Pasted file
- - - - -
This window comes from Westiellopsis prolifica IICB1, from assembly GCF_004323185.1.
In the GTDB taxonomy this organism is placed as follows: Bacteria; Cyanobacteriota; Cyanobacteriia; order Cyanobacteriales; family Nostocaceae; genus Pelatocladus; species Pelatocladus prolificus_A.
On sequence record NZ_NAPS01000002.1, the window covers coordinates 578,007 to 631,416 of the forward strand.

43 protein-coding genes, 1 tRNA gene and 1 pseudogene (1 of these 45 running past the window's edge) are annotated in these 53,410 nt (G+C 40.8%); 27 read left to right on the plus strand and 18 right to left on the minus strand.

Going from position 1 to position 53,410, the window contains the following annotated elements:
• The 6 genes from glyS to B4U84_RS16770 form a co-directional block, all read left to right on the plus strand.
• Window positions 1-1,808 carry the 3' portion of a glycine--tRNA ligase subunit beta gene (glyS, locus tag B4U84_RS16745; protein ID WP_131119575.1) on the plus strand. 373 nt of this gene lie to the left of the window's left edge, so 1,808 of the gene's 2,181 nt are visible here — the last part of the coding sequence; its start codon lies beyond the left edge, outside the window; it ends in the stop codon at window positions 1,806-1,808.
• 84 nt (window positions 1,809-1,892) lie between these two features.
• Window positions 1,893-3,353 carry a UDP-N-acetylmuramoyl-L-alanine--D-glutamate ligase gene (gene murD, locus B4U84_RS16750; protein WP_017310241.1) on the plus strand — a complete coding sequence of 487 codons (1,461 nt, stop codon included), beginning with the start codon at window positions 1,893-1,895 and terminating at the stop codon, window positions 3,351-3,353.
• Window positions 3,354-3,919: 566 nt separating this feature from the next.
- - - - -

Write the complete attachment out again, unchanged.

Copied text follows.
This window comes from Westiellopsis prolifica IICB1, from assembly GCF_004323185.1.
In the GTDB taxonomy this organism is placed as follows: Bacteria; Cyanobacteriota; Cyanobacteriia; order Cyanobacteriales; family Nostocaceae; genus Pelatocladus; species Pelatocladus prolificus_A.
On sequence record NZ_NAPS01000002.1, the window covers coordinates 578,007 to 631,416 of the forward strand.

43 protein-coding genes, 1 tRNA gene and 1 pseudogene (1 of these 45 running past the window's edge) are annotated in these 53,410 nt (G+C 40.8%); 27 read left to right on the plus strand and 18 right to left on the minus strand.

Going from position 1 to position 53,410, the window contains the following annotated elements:
• The 6 genes from glyS to B4U84_RS16770 form a co-directional block, all read left to right on the plus strand.
• Window positions 1-1,808 carry the 3' portion of a glycine--tRNA ligase subunit beta gene (glyS, locus tag B4U84_RS16745; protein ID WP_131119575.1) on the plus strand. 373 nt of this gene lie to the left of the window's left edge, so 1,808 of the gene's 2,181 nt are visible here — the last part of the coding sequence; its start codon lies beyond the left edge, outside the window; it ends in the stop codon at window positions 1,806-1,808.
• 84 nt (window positions 1,809-1,892) lie between these two features.
• Window positions 1,893-3,353 carry a UDP-N-acetylmuramoyl-L-alanine--D-glutamate ligase gene (gene murD, locus B4U84_RS16750; protein WP_017310241.1) on the plus strand — a complete coding sequence of 487 codons (1,461 nt, stop codon included), beginning with the start codon at window positions 1,893-1,895 and terminating at the stop codon, window positions 3,351-3,353.
• Window positions 3,354-3,919: 566 nt separating this feature from the next.